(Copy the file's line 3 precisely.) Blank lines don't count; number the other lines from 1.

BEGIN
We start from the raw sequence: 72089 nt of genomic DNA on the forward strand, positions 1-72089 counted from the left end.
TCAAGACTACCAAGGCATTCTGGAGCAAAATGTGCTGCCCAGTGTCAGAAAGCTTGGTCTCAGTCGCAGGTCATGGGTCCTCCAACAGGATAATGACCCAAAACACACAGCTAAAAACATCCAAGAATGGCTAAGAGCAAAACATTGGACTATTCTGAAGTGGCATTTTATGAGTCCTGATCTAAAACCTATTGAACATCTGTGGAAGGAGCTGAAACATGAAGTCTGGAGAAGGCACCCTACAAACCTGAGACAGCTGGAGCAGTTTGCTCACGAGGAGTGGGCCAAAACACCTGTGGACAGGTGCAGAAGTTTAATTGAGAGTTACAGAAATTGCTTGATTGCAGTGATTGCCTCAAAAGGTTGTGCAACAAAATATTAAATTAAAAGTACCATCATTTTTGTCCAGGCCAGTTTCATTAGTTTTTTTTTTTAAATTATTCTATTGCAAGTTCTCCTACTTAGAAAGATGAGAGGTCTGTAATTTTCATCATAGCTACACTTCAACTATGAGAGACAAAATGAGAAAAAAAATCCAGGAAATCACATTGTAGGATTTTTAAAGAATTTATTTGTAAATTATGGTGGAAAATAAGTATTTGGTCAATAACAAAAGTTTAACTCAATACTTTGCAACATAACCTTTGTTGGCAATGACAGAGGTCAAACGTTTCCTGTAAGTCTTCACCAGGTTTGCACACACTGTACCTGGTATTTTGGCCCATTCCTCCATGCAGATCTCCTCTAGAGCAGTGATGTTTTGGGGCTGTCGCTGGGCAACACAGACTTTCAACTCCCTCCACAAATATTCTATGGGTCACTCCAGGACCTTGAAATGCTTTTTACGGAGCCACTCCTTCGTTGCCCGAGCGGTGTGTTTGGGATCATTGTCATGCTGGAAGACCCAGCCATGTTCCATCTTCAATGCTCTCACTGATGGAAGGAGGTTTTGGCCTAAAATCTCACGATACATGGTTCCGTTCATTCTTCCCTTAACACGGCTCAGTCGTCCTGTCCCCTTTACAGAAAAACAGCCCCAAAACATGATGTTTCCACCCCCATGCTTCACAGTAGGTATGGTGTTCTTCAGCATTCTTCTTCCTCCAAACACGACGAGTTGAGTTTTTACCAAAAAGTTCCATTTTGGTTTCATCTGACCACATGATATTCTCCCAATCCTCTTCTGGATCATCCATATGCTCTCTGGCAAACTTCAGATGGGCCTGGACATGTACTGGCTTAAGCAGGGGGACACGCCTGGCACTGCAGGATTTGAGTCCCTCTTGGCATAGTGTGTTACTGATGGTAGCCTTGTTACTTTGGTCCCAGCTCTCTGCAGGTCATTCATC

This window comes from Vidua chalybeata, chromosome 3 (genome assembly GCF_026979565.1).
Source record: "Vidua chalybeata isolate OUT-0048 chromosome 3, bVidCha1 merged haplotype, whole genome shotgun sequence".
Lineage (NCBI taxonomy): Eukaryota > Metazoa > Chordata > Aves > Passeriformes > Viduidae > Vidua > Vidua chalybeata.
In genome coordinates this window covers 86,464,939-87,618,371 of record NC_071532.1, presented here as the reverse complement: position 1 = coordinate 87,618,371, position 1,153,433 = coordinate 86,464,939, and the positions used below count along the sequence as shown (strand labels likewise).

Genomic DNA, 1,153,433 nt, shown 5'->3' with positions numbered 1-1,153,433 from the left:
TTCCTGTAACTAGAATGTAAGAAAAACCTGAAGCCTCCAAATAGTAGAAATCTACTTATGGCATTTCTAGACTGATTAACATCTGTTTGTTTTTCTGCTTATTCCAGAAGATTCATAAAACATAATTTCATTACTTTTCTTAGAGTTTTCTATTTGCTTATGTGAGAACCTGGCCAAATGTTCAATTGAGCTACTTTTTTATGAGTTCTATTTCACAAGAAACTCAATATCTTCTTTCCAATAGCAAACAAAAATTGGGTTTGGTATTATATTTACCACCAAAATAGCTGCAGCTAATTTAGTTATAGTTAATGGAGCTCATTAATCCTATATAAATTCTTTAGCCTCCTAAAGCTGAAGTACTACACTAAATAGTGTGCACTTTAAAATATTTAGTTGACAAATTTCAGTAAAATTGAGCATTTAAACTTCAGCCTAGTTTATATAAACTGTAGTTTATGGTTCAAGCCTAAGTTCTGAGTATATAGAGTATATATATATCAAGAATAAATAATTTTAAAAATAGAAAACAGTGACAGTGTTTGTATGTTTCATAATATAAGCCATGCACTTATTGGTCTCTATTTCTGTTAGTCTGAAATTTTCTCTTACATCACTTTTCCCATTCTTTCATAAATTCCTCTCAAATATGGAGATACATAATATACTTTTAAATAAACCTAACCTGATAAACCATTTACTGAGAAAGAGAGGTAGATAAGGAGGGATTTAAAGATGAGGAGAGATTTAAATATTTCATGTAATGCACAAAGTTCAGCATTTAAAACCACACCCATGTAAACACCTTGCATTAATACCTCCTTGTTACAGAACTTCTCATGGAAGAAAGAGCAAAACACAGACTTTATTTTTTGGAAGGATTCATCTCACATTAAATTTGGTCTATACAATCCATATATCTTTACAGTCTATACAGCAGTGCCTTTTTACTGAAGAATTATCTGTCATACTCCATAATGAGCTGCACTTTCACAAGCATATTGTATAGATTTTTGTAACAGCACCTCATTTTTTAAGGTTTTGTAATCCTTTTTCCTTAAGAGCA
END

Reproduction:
This window comes from Vidua chalybeata, chromosome 3 (genome assembly GCF_026979565.1).